An intellectual earthquake
What is the Muslim philosopher Averroes doing in the famous ″School of Athens″ fresco by the Italian Renaissance painter Raphael? The painter brought together all thinkers and scientists that influenced the West. So, it′s no surprise that Plato and Aristotle are in the centre of this 16th century painting. Yet it is perhaps more surprising that two ′Eastern′ persons are included in the school: Zoroaster and Averroes.
Readers of the Divina Commedia of Dante Alighieri could be forgiven for feeling similarly taken aback. In this 14th century Renaissance masterpiece, Dante gives his description of Heaven, Purgatory and Hell, with a special chapter on Limbo where good non-Christians were allowed to have a decent afterlife. In Limbo we not only find ancient Greeks and Romans, but also three Muslims: Averroes, Avicenna and Saladin.
The fact that two Renaissance masterpieces dealing with the foundations of Western civilisation insert Muslims into the mix is odd to say the least. In school we are taught that the Renaissance, humanism and the Enlightenment were a purely European accomplishment.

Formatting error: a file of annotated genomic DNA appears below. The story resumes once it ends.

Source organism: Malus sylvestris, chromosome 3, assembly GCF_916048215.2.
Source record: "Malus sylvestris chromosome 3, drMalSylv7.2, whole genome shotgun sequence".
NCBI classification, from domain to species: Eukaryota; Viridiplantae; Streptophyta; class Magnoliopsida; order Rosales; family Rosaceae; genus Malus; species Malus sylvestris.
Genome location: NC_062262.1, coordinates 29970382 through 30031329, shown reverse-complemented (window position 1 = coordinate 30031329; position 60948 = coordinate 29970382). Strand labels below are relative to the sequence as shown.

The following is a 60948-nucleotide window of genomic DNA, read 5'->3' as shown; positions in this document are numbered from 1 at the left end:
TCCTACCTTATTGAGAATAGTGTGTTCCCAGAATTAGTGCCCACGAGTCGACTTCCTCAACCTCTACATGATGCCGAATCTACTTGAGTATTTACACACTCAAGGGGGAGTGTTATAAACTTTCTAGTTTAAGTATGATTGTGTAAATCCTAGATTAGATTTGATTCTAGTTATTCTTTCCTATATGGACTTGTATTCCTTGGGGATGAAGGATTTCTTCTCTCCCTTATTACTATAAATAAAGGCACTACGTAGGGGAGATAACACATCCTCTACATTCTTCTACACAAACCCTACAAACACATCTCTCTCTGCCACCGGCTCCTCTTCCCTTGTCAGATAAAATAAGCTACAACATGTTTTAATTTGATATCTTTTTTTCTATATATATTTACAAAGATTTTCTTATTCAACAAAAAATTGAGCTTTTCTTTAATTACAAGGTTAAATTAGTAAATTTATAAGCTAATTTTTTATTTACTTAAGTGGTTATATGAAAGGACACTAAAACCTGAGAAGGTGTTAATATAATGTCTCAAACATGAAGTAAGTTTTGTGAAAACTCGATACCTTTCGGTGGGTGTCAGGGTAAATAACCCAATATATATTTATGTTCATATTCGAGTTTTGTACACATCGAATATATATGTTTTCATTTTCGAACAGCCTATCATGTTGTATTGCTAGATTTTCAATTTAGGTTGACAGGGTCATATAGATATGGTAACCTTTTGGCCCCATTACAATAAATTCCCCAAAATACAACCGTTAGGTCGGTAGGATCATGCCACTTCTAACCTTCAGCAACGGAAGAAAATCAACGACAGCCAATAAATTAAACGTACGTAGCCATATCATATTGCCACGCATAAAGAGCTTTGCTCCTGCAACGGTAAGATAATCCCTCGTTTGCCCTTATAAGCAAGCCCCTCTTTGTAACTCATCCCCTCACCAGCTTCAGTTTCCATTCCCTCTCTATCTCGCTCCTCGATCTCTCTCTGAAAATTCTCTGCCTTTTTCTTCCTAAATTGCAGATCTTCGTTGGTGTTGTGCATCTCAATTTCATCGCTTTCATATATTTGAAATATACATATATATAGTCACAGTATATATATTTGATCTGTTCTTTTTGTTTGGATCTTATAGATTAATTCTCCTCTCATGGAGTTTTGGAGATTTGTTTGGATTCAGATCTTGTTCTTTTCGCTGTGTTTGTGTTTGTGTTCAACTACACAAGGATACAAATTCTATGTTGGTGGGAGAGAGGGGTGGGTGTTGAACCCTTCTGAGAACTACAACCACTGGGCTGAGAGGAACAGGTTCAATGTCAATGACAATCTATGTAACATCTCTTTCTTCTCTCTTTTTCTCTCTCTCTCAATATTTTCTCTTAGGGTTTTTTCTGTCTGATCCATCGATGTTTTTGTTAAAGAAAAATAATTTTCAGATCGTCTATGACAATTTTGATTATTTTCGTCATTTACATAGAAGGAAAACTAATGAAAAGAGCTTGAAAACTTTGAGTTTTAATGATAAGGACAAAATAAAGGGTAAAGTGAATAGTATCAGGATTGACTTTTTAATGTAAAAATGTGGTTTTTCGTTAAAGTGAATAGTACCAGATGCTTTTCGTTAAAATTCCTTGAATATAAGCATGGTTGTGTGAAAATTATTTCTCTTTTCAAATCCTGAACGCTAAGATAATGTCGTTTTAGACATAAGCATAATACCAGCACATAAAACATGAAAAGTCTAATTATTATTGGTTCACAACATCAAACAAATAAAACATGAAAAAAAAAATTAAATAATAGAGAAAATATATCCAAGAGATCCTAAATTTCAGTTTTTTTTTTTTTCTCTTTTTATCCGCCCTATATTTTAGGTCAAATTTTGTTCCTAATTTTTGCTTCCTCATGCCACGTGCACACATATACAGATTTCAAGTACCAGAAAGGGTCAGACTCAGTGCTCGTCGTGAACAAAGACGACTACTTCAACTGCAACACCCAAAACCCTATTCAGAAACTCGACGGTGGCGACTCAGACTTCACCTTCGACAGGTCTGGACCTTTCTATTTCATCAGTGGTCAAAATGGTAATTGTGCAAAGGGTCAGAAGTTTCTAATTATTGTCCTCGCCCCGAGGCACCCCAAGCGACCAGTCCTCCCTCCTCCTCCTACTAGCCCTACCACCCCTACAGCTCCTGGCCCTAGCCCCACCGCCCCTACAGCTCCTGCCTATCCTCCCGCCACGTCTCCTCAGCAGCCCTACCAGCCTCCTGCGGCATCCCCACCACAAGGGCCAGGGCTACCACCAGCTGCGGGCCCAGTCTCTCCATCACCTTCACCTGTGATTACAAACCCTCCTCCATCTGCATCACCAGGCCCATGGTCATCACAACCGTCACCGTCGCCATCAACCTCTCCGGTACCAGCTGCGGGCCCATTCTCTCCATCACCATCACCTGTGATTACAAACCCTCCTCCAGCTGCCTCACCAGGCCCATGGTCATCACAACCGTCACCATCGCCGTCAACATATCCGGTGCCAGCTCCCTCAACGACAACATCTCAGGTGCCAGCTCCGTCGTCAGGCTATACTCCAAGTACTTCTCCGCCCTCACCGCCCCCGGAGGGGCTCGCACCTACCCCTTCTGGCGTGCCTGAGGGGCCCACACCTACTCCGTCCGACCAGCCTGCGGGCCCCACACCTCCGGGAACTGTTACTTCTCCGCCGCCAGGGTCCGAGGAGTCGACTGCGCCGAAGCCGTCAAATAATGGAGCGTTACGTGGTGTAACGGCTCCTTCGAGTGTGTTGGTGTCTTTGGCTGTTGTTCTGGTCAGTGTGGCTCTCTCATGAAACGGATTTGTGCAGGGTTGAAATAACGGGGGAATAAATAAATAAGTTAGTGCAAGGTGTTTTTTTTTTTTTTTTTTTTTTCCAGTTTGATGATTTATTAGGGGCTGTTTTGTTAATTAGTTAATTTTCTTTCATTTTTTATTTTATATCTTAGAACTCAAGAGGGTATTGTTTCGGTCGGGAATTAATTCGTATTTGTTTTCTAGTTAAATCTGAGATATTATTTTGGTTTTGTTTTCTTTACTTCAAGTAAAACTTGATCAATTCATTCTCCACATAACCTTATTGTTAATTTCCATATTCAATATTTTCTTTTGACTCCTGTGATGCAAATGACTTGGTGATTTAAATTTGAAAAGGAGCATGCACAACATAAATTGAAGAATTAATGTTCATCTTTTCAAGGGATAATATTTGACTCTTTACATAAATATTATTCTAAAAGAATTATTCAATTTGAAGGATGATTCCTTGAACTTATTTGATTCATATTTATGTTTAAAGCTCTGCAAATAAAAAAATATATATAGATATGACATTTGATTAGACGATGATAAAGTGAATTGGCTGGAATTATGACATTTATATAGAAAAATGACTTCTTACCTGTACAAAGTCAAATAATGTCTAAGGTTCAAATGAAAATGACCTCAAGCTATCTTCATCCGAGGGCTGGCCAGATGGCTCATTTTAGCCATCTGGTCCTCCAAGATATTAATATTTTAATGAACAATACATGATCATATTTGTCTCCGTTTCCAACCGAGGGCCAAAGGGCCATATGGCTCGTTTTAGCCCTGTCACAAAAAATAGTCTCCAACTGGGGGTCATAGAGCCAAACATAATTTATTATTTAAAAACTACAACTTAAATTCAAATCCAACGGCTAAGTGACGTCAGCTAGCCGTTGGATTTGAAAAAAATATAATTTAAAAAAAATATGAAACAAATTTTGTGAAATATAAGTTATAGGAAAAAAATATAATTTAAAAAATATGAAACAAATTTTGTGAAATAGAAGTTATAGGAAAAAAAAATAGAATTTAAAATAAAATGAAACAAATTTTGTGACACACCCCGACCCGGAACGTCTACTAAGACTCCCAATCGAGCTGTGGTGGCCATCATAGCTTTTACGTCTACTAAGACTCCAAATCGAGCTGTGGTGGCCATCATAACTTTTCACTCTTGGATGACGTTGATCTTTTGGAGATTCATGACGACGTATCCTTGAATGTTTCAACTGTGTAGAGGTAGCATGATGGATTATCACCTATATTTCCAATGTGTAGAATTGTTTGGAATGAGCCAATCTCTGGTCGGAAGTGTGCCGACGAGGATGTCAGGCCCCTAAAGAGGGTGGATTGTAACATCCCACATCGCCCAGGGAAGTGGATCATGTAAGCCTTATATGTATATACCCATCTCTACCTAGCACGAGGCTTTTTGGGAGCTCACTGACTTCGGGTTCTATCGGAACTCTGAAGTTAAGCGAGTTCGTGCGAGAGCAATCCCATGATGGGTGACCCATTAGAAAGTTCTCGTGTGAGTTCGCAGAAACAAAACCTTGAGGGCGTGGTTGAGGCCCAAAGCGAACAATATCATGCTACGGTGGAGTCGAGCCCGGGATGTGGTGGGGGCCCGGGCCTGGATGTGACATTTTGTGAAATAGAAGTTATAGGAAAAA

This scenario has humanists like Petrarch rediscovering lost Greek and Roman manuscripts in old abbey libraries, thereby triggering the end of the Middle Ages and thus causing men to re-evaluate the position of the Church and indulge in critical thinking about dogma.
Indebted to the Caliphs of Baghdad
Yet, this historical narrative is simply wrong. Even though Roman books were indeed rediscovered, this was not true of the Greek texts. The most important Greek philosophers and scientists came to Europe because they were translated from Arabic, a translation movement that was initiated by the Caliphs of Baghdad in the eighth century.
At the epicentre were Ptolemy′s astronomy, Euclid′s geometrics and Galen′s medicine. At the same time, Indian and Persian scientific texts were translated. In turn, Muslim scientists wove these ideas together, both elevating them and creating new fields of science, such as chemistry and algebra. Their calculations were the basis of the discoveries of Copernicus and Newton.